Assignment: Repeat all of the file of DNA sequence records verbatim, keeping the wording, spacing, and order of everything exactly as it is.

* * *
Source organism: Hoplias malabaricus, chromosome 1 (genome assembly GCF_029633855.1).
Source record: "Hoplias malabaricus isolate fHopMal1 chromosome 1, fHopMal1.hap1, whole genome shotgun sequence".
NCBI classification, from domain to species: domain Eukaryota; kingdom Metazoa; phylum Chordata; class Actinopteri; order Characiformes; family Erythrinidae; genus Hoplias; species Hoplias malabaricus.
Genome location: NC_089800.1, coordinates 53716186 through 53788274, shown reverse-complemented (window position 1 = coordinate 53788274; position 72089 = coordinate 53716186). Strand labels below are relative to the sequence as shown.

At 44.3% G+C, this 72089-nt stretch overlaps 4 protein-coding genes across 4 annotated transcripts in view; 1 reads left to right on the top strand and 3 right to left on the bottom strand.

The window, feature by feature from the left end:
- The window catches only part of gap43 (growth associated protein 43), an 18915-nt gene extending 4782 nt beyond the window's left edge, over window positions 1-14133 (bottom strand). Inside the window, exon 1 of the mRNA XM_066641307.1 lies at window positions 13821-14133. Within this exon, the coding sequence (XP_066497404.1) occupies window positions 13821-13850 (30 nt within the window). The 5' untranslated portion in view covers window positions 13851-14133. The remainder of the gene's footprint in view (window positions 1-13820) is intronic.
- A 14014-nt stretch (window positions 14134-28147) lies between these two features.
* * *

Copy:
Source organism: Hoplias malabaricus, chromosome 1 (genome assembly GCF_029633855.1).
Source record: "Hoplias malabaricus isolate fHopMal1 chromosome 1, fHopMal1.hap1, whole genome shotgun sequence".
NCBI classification, from domain to species: domain Eukaryota; kingdom Metazoa; phylum Chordata; class Actinopteri; order Characiformes; family Erythrinidae; genus Hoplias; species Hoplias malabaricus.
Genome location: NC_089800.1, coordinates 53716186 through 53788274, shown reverse-complemented (window position 1 = coordinate 53788274; position 72089 = coordinate 53716186). Strand labels below are relative to the sequence as shown.

At 44.3% G+C, this 72089-nt stretch overlaps 4 protein-coding genes across 4 annotated transcripts in view; 1 reads left to right on the top strand and 3 right to left on the bottom strand.

The window, feature by feature from the left end:
- The window catches only part of gap43 (growth associated protein 43), an 18915-nt gene extending 4782 nt beyond the window's left edge, over window positions 1-14133 (bottom strand). Inside the window, exon 1 of the mRNA XM_066641307.1 lies at window positions 13821-14133. Within this exon, the coding sequence (XP_066497404.1) occupies window positions 13821-13850 (30 nt within the window). The 5' untranslated portion in view covers window positions 13851-14133. The remainder of the gene's footprint in view (window positions 1-13820) is intronic.
- A 14014-nt stretch (window positions 14134-28147) lies between these two features.